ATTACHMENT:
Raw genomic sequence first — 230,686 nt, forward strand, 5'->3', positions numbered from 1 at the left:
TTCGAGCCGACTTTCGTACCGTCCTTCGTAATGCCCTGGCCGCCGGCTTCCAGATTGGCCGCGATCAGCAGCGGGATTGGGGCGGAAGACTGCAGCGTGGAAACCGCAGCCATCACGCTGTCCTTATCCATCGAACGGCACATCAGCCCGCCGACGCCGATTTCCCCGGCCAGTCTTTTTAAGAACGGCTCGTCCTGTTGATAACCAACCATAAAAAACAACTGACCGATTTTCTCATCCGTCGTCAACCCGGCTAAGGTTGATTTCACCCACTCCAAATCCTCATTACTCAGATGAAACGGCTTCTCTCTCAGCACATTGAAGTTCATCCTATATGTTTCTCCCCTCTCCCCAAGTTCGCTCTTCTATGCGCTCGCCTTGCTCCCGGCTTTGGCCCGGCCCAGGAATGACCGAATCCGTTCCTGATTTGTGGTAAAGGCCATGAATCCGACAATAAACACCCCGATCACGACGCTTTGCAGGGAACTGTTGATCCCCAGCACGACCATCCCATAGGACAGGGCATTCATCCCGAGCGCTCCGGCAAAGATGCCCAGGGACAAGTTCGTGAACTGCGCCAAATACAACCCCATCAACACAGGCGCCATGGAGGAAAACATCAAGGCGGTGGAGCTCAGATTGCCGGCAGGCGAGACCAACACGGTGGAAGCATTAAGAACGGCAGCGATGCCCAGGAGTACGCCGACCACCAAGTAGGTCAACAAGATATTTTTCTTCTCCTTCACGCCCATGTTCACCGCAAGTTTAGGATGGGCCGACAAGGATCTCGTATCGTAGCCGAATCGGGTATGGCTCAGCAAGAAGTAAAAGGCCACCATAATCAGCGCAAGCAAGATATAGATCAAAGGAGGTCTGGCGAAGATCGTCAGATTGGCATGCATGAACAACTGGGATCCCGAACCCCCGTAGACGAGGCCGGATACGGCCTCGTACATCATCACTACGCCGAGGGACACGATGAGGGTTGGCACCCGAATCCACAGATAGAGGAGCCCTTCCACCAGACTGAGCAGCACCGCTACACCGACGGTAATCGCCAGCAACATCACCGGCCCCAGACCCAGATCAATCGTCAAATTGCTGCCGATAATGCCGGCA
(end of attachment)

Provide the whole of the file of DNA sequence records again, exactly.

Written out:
Raw genomic sequence first — 230,686 nt, forward strand, 5'->3', positions numbered from 1 at the left:
TTCGAGCCGACTTTCGTACCGTCCTTCGTAATGCCCTGGCCGCCGGCTTCCAGATTGGCCGCGATCAGCAGCGGGATTGGGGCGGAAGACTGCAGCGTGGAAACCGCAGCCATCACGCTGTCCTTATCCATCGAACGGCACATCAGCCCGCCGACGCCGATTTCCCCGGCCAGTCTTTTTAAGAACGGCTCGTCCTGTTGATAACCAACCATAAAAAACAACTGACCGATTTTCTCATCCGTCGTCAACCCGGCTAAGGTTGATTTCACCCACTCCAAATCCTCATTACTCAGATGAAACGGCTTCTCTCTCAGCACATTGAAGTTCATCCTATATGTTTCTCCCCTCTCCCCAAGTTCGCTCTTCTATGCGCTCGCCTTGCTCCCGGCTTTGGCCCGGCCCAGGAATGACCGAATCCGTTCCTGATTTGTGGTAAAGGCCATGAATCCGACAATAAACACCCCGATCACGACGCTTTGCAGGGAACTGTTGATCCCCAGCACGACCATCCCATAGGACAGGGCATTCATCCCGAGCGCTCCGGCAAAGATGCCCAGGGACAAGTTCGTGAACTGCGCCAAATACAACCCCATCAACACAGGCGCCATGGAGGAAAACATCAAGGCGGTGGAGCTCAGATTGCCGGCAGGCGAGACCAACACGGTGGAAGCATTAAGAACGGCAGCGATGCCCAGGAGTACGCCGACCACCAAGTAGGTCAACAAGATATTTTTCTTCTCCTTCACGCCCATGTTCACCGCAAGTTTAGGATGGGCCGACAAGGATCTCGTATCGTAGCCGAATCGGGTATGGCTCAGCAAGAAGTAAAAGGCCACCATAATCAGCGCAAGCAAGATATAGATCAAAGGAGGTCTGGCGAAGATCGTCAGATTGGCATGCATGAACAACTGGGATCCCGAACCCCCGTAGACGAGGCCGGATACGGCCTCGTACATCATCACTACGCCGAGGGACACGATGAGGGTTGGCACCCGAATCCACAGATAGAGGAGCCCTTCCACCAGACTGAGCAGCACCGCTACACCGACGGTAATCGCCAGCAACATCACCGGCCCCAGACCCAGATCAATCGTCAAATTGCTGCCGATAATGCCGGCA